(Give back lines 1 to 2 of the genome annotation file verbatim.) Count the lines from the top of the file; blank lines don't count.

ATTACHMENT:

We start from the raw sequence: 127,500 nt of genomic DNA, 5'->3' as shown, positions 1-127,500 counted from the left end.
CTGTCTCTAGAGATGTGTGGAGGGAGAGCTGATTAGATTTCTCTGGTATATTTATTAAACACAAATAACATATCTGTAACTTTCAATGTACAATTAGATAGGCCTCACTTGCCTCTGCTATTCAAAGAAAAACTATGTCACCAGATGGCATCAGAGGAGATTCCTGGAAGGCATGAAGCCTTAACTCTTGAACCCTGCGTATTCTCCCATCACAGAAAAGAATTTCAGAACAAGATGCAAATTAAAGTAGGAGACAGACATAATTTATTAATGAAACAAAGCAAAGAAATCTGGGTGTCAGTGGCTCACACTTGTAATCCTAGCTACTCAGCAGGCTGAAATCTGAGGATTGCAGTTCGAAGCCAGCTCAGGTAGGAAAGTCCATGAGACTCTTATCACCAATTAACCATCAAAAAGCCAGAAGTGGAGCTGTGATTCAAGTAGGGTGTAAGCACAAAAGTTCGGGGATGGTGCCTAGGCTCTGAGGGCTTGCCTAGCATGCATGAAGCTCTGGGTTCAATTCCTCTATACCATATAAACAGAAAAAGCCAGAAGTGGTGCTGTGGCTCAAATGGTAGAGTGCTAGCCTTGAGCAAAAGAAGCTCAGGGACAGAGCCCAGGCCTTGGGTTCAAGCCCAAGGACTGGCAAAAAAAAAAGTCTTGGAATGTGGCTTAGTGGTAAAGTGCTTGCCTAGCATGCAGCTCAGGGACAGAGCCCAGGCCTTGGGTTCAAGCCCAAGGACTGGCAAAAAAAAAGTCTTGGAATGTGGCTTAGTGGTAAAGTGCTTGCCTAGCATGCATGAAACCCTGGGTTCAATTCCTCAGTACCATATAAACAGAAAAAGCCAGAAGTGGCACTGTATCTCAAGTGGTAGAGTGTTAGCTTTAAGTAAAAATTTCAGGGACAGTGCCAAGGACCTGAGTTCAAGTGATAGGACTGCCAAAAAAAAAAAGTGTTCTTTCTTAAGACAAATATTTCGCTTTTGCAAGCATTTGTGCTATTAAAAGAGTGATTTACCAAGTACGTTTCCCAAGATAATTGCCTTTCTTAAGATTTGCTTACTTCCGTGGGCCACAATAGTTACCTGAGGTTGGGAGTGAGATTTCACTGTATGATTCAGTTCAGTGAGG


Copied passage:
We start from the raw sequence: 127,500 nt of genomic DNA, 5'->3' as shown, positions 1-127,500 counted from the left end.
CTGTCTCTAGAGATGTGTGGAGGGAGAGCTGATTAGATTTCTCTGGTATATTTATTAAACACAAATAACATATCTGTAACTTTCAATGTACAATTAGATAGGCCTCACTTGCCTCTGCTATTCAAAGAAAAACTATGTCACCAGATGGCATCAGAGGAGATTCCTGGAAGGCATGAAGCCTTAACTCTTGAACCCTGCGTATTCTCCCATCACAGAAAAGAATTTCAGAACAAGATGCAAATTAAAGTAGGAGACAGACATAATTTATTAATGAAACAAAGCAAAGAAATCTGGGTGTCAGTGGCTCACACTTGTAATCCTAGCTACTCAGCAGGCTGAAATCTGAGGATTGCAGTTCGAAGCCAGCTCAGGTAGGAAAGTCCATGAGACTCTTATCACCAATTAACCATCAAAAAGCCAGAAGTGGAGCTGTGATTCAAGTAGGGTGTAAGCACAAAAGTTCGGGGATGGTGCCTAGGCTCTGAGGGCTTGCCTAGCATGCATGAAGCTCTGGGTTCAATTCCTCTATACCATATAAACAGAAAAAGCCAGAAGTGGTGCTGTGGCTCAAATGGTAGAGTGCTAGCCTTGAGCAAAAGAAGCTCAGGGACAGAGCCCAGGCCTTGGGTTCAAGCCCAAGGACTGGCAAAAAAAAAAGTCTTGGAATGTGGCTTAGTGGTAAAGTGCTTGCCTAGCATGCAGCTCAGGGACAGAGCCCAGGCCTTGGGTTCAAGCCCAAGGACTGGCAAAAAAAAAGTCTTGGAATGTGGCTTAGTGGTAAAGTGCTTGCCTAGCATGCATGAAACCCTGGGTTCAATTCCTCAGTACCATATAAACAGAAAAAGCCAGAAGTGGCACTGTATCTCAAGTGGTAGAGTGTTAGCTTTAAGTAAAAATTTCAGGGACAGTGCCAAGGACCTGAGTTCAAGTGATAGGACTGCCAAAAAAAAAAAGTGTTCTTTCTTAAGACAAATATTTCGCTTTTGCAAGCATTTGTGCTATTAAAAGAGTGATTTACCAAGTACGTTTCCCAAGATAATTGCCTTTCTTAAGATTTGCTTACTTCCGTGGGCCACAATAGTTACCTGAGGTTGGGAGTGAGATTTCACTGTATGATTCAGTTCAGTGAGG